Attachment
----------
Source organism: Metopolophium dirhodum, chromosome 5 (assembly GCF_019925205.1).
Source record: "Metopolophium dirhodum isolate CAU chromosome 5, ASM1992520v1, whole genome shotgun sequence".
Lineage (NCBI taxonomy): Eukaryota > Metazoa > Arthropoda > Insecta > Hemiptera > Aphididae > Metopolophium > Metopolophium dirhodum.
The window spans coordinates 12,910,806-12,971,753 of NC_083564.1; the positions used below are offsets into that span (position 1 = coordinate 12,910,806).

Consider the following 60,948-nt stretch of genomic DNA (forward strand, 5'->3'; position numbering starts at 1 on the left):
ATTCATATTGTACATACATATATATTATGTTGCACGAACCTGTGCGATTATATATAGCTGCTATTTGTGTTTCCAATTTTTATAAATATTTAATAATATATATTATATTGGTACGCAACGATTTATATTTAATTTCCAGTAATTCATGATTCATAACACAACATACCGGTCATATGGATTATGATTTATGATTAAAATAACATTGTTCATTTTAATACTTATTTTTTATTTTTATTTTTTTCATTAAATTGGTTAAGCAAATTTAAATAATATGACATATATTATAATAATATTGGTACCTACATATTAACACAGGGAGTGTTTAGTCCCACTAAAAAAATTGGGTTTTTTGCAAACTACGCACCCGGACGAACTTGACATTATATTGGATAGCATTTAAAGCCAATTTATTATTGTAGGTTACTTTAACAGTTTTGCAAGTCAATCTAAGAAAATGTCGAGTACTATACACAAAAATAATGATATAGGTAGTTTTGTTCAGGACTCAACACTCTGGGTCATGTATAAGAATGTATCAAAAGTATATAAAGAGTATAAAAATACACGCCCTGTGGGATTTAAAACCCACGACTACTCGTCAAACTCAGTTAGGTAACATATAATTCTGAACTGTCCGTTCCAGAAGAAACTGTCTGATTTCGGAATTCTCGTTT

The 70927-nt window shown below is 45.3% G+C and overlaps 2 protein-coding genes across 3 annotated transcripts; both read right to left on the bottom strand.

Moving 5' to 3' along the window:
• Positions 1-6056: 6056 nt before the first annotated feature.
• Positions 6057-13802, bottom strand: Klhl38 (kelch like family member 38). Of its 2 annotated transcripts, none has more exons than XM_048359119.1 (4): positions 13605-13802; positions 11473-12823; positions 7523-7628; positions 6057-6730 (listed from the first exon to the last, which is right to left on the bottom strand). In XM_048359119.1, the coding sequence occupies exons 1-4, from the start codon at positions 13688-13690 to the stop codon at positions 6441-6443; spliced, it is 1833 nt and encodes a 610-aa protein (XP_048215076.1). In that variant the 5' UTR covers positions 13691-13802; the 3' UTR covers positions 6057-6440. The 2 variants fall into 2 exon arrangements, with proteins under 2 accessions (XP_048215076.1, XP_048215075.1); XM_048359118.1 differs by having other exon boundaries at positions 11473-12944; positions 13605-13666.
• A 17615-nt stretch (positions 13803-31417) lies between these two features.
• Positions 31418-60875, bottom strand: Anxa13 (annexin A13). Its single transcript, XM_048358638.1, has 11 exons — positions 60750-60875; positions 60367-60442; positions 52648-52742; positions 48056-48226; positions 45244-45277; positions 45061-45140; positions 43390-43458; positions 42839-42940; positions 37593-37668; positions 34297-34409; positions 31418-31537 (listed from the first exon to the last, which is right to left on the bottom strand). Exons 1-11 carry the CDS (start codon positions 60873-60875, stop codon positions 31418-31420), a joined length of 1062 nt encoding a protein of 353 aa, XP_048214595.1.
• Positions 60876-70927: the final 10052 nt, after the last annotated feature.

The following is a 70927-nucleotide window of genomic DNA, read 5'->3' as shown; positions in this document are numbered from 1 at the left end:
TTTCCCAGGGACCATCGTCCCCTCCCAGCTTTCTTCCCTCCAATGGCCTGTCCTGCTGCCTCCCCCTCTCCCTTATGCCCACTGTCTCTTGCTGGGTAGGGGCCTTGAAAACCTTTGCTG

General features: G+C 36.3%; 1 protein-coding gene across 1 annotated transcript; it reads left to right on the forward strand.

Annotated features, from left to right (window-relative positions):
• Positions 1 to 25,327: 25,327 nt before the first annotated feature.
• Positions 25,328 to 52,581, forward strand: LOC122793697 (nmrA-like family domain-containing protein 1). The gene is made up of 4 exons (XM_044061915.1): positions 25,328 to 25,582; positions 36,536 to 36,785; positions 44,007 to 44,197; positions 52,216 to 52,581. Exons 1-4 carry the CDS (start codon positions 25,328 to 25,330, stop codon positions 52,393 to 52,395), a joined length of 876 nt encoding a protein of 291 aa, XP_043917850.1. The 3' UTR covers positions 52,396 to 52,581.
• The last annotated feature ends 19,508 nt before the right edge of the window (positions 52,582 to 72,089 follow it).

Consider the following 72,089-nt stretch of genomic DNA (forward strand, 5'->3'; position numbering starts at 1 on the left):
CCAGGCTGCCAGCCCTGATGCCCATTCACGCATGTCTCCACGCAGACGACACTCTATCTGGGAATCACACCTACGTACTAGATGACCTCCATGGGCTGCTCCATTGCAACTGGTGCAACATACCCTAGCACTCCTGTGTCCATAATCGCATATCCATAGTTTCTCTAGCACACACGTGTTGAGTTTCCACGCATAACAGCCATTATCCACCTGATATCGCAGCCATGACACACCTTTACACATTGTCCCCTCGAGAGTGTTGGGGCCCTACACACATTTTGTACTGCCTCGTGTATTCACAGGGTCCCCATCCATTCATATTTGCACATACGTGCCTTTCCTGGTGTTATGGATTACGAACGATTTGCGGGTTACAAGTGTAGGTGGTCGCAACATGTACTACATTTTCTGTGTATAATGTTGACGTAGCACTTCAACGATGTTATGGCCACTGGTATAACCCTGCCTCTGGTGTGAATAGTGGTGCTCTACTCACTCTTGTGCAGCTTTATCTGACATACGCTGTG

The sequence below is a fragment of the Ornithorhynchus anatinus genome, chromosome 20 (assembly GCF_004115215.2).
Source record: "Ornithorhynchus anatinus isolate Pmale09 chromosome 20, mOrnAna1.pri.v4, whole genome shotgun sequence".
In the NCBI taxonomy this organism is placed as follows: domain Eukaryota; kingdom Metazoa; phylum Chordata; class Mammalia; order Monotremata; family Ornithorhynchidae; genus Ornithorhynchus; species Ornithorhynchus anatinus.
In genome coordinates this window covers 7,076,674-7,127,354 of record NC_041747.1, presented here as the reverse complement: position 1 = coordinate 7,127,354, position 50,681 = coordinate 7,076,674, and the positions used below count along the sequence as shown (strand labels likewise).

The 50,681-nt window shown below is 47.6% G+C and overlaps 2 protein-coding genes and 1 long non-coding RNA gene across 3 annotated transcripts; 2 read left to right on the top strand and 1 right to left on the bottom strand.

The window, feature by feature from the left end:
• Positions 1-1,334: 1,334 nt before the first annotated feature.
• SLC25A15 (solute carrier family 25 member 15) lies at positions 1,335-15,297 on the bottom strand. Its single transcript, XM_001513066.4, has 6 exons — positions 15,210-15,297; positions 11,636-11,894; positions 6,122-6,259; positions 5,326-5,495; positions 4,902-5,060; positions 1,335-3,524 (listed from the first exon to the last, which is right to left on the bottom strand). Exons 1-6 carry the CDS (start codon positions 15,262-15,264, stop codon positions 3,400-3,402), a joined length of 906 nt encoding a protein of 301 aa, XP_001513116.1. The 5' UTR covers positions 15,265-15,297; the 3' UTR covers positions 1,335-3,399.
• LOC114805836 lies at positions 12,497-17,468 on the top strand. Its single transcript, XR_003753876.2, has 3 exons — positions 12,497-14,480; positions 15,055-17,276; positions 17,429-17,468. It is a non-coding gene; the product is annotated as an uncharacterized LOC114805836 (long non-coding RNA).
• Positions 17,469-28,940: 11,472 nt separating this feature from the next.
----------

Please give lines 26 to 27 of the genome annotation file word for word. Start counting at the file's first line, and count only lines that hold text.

In genome coordinates this window covers 7,076,674-7,127,354 of record NC_041747.1, presented here as the reverse complement: position 1 = coordinate 7,127,354, position 50,681 = coordinate 7,076,674, and the positions used below count along the sequence as shown (strand labels likewise).

The 50,681-nt window shown below is 47.6% G+C and overlaps 2 protein-coding genes and 1 long non-coding RNA gene across 3 annotated transcripts; 2 read left to right on the top strand and 1 right to left on the bottom strand.